The fears, the passions, and the distinctive speech of the Western Nebraska homesteader come alive in the writings of Mari Sandoz.
She was born on her father's homestead on the Niobrara River in northwestern Nebraska, May 11, 1896. A natural storyteller with an intense desire to write, she grew up under the harsh conditions of the frontier in the isolation of the Sand Hills, and these were ever the influences, and usually the subjects of her writing for all of her life.
The people and the land come to life in lyrical passages that sometimes appear unexpectedly in an otherwise reportorial style. Her sly humor sometimes satirizes society, pointing to awareness of human vices that threaten the environment and the welfare of people.
The best known work is Old Jules, the biography of her father as homestead locator, horticulturist, and participant in the range wars between cattlemen and grangers. Others in the often referred to Great Plains Series are the Beaver Men, the story of the early fur traders and Plains Indians, and continues with the Buffalo Hunters, detailing the destruction of the bison on the plains. Next The Cattlemen traces the coming of cattle to the plains and the struggle between cattlemen and farmers.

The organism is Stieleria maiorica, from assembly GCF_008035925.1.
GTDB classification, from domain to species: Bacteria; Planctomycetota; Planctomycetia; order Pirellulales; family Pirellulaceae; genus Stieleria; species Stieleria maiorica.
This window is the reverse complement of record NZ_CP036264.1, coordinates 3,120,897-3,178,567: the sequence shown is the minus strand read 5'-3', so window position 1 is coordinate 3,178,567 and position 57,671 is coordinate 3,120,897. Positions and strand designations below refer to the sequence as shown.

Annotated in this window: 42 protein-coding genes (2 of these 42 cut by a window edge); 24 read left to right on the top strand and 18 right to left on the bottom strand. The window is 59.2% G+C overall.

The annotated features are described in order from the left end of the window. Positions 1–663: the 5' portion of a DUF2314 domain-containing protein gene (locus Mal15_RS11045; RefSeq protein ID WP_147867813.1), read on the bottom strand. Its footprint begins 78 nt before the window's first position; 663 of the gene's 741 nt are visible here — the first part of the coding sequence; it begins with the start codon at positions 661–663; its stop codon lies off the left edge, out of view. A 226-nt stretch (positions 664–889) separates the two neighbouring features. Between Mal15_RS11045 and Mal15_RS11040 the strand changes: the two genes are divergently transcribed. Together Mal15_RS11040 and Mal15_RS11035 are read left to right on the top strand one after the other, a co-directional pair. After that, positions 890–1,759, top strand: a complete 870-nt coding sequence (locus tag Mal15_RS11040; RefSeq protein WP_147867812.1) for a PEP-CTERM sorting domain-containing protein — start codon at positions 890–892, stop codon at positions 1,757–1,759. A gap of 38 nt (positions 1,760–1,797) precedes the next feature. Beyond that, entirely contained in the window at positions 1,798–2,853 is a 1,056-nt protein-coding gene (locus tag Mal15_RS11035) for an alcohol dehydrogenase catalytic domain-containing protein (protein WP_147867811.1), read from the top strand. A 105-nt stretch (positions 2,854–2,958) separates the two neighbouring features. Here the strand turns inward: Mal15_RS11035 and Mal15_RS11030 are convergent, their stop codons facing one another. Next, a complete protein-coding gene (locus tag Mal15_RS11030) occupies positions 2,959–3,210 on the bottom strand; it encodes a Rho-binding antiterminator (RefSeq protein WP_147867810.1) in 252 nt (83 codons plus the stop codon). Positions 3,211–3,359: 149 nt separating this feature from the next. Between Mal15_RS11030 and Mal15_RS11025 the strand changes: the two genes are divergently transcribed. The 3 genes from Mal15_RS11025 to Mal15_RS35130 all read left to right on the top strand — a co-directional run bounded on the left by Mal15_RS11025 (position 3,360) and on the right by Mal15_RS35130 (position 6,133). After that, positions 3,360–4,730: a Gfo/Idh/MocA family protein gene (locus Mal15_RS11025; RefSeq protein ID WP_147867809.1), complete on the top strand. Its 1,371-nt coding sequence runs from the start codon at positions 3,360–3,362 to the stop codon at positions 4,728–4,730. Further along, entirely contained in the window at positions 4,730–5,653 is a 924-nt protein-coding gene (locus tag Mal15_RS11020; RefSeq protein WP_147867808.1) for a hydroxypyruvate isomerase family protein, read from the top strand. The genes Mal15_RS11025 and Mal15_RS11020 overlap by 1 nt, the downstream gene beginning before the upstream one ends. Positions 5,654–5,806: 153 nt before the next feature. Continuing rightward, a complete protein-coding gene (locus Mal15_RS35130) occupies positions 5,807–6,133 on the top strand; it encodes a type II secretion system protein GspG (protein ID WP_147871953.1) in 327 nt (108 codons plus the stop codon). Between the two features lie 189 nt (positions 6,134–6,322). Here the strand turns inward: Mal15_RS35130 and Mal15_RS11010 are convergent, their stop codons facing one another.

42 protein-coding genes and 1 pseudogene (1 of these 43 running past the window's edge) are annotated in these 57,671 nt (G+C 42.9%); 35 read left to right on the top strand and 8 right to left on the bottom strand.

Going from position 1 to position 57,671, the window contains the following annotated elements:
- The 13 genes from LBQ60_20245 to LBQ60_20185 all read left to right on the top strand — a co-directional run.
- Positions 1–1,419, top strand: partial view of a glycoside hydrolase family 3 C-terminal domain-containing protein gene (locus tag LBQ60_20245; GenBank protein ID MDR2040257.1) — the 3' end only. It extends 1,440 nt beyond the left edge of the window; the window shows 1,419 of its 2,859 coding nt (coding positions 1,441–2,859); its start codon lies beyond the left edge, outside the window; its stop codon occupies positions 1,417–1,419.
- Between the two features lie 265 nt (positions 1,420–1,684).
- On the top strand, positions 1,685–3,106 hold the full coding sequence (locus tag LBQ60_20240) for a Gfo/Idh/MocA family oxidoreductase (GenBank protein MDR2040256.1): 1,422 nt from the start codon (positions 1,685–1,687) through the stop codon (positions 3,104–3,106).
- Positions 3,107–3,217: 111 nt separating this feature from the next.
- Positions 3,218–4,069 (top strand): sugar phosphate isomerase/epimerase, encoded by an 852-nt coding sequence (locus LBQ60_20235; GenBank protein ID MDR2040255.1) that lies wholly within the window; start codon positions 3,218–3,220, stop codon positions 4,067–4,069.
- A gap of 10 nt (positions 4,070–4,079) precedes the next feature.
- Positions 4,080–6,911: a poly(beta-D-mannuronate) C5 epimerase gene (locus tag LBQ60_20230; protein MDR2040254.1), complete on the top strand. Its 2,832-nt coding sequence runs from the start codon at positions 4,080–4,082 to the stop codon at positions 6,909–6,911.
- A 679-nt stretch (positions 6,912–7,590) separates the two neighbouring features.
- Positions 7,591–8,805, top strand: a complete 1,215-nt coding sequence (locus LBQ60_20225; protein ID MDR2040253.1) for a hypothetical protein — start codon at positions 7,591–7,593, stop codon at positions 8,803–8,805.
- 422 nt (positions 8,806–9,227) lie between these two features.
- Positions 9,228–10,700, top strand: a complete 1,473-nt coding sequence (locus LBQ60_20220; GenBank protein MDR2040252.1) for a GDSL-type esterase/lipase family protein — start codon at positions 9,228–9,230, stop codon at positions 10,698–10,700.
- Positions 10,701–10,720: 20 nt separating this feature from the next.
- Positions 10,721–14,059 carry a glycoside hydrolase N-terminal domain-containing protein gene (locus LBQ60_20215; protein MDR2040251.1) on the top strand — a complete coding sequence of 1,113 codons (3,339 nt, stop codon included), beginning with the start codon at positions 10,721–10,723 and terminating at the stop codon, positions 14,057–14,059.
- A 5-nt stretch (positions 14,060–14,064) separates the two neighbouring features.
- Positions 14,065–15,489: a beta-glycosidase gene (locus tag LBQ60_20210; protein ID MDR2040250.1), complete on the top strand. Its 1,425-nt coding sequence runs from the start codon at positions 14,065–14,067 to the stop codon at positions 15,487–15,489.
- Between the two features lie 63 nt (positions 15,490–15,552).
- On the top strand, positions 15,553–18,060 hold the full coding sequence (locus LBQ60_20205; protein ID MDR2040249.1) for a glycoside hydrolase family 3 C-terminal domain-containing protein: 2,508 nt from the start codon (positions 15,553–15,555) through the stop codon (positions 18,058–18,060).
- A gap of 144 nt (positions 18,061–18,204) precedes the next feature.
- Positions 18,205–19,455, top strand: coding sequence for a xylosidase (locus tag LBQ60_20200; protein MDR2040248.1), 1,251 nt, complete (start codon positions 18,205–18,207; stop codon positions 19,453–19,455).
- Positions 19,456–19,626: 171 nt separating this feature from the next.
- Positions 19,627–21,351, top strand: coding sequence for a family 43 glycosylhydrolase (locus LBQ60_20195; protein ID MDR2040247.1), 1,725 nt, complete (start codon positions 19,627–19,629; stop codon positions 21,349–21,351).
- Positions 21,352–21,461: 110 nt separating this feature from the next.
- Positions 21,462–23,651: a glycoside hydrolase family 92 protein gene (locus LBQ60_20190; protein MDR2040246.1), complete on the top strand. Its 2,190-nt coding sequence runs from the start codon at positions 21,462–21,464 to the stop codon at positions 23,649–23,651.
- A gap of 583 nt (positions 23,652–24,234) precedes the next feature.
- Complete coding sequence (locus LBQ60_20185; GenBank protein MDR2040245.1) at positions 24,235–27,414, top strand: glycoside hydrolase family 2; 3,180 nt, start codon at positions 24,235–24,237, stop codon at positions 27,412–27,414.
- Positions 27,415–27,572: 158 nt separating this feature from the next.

Her writing champions the worth of the Native American, the need for just laws, and concerns for the rights of the poor and dispossessed and those who face discrimination. Two books about American Indians - Cheyenne Autumn and Crazy Horse, -- published long before Americans were ready to listen, give her impassioned account of the near destruction of the culture of the Plains Indian Tribes.
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